The Champions League resumes this week with more English clubs in the knockout stages than ever before.
All five Premier League sides who qualified to play in Europe’s elite competition — Manchester United joined last season’s domestic top four by winning the Europa League — cruised through to the last 16 with relative ease. Only Chelsea failed to top their group and they finished level on points with first-placed Roma and ahead of recent finalists Atletico Madrid.
It made for a happy contrast to English struggles in recent seasons and even led some to suggest such days were over.
“The last three years haven’t been good for the English teams and I think now you’re going to see the emergence of their strength,” said Frank Lampard after the group stages.
In three of the five seasons since Chelsea became the last English club to win the Champions League in 2012, no Premier League team has been in the semi-finals of the competition.
Chelsea lost in the last four to Atletico Madrid in 2014 and Manchester City fell to Real Madrid in 2016 but that has been as good as it has got for English clubs in Europe’s top competition over the last few years, marking a precipitous drop in performance from the previous decade.
From Leeds United’s great gamble in 2001 to Chelsea’s Munich miracle in 2012, there were only two Champions League seasons in which at least one English club was not counted among the final four — 2003 and 2010. In three consecutive seasons from 2006-07 to 2008-09, three quarters of the semi-final draw came from England.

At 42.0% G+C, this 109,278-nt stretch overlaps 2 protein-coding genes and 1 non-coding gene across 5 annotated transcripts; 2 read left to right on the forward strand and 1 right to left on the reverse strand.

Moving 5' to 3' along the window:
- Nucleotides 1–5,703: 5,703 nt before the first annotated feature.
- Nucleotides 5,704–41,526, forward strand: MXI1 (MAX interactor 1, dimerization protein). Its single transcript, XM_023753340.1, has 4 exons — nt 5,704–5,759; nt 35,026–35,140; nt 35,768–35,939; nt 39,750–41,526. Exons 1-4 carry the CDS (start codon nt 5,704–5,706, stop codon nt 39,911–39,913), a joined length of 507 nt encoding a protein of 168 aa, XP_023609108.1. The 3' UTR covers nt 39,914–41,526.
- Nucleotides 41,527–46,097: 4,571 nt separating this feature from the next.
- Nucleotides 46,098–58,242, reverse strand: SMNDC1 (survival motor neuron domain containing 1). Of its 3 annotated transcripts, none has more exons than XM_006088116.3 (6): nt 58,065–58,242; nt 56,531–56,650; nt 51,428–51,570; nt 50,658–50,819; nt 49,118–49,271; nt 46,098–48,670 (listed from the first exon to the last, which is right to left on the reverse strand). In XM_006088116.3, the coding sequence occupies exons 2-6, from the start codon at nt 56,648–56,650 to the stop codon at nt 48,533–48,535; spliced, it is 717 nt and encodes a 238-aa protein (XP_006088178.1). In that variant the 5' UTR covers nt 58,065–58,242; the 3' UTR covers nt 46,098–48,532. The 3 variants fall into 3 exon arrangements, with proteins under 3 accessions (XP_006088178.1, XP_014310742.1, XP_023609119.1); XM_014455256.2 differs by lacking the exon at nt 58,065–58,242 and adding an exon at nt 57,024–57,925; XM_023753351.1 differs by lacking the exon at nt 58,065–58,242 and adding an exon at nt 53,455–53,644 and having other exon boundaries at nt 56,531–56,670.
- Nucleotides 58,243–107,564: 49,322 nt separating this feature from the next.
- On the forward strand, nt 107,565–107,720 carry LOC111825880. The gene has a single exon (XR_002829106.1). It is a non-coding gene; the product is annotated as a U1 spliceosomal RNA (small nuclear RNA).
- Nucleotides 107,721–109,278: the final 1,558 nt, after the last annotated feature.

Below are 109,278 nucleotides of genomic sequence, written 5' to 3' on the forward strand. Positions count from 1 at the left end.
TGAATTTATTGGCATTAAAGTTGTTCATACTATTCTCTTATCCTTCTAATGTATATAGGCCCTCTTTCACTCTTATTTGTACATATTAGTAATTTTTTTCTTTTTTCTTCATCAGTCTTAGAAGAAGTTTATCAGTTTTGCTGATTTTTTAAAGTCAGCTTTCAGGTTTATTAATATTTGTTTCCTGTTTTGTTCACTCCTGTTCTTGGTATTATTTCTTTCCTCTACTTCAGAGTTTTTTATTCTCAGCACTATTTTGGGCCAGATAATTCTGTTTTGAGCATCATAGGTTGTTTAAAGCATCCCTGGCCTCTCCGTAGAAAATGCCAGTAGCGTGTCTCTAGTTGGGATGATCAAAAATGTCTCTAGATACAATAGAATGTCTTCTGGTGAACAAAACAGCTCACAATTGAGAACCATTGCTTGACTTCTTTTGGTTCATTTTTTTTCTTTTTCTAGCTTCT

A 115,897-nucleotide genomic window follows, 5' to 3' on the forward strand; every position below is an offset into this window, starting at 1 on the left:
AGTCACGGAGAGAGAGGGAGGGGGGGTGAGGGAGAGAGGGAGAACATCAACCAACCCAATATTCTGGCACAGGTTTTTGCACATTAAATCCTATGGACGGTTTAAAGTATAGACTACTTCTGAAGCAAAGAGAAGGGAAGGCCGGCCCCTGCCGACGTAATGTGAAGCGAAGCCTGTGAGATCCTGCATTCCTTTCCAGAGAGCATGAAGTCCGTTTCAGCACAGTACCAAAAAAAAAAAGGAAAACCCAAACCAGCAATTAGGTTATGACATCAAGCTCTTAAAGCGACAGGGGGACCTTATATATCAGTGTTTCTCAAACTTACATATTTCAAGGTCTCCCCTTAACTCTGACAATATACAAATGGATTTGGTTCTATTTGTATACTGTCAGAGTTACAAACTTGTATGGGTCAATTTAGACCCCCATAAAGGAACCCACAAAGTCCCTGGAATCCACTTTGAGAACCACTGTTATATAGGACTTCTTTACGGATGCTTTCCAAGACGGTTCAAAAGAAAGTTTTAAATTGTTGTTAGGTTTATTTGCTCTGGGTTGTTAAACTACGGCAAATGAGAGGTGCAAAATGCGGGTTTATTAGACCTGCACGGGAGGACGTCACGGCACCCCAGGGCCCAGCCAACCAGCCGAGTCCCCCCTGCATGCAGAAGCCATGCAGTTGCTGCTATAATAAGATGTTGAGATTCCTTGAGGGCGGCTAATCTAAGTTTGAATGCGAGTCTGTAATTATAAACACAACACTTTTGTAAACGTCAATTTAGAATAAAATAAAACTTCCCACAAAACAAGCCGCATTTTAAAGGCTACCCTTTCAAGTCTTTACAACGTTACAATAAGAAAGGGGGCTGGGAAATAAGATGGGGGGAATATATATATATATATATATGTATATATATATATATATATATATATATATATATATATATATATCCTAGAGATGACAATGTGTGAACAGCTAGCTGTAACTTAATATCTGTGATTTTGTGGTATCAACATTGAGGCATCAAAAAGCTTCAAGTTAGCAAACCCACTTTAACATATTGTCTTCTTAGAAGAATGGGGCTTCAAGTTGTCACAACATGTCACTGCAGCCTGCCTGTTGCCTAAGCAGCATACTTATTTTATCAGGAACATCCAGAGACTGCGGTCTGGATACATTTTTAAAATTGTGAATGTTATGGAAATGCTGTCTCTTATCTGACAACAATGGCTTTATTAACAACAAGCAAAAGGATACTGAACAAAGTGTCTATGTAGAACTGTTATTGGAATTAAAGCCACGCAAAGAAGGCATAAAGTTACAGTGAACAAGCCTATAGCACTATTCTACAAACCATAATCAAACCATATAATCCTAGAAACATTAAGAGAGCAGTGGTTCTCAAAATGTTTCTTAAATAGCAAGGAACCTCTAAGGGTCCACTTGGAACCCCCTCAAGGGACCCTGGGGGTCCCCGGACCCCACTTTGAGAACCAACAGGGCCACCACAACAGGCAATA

There are reasons beyond just a strong group-stage showing to believe English clubs may be on the cusp of another period of regularly dominating the latter stages of the competition. The current £8bn Premier League broadcast deal has stretched the financial gap between English teams and the rest of Europe — five of the top 10 and 10 of the top 20 richest clubs in the world now come from England, according to Deloitte.
While England’s clubs have long been comparatively rich and underperformed relative to their economic might, revenues have often been determinative for everyone else. Since 2012 only been seven different European teams have reached the Champions League semi-finals, six of whom are among the seven richest, with the exception being Monaco last season.
Premier League squads may also be benefitting from refreshing their teams, perhaps having been guilty of holding on too long to the players who brought them success in a previous decade. The average age of Champions League-winning teams since 2012 has been 26.9. Stretching back to 2005, only two sides have won the competition with an average age over 28: Inter Milan in 2010 and AC Milan in 2007. This season, English teams’ average age in the competition has ranged from Liverpool’s 25.7 to Chelsea’s 27.2. Meanwhile last year’s finalists Real Madrid and Juventus are at 28 and 29.5 respectively.
The clearest indication as to whether the sun has set on Europe’s elite and a new Premier League dawn has broken, however, will be what happens when they face off over the next few weeks.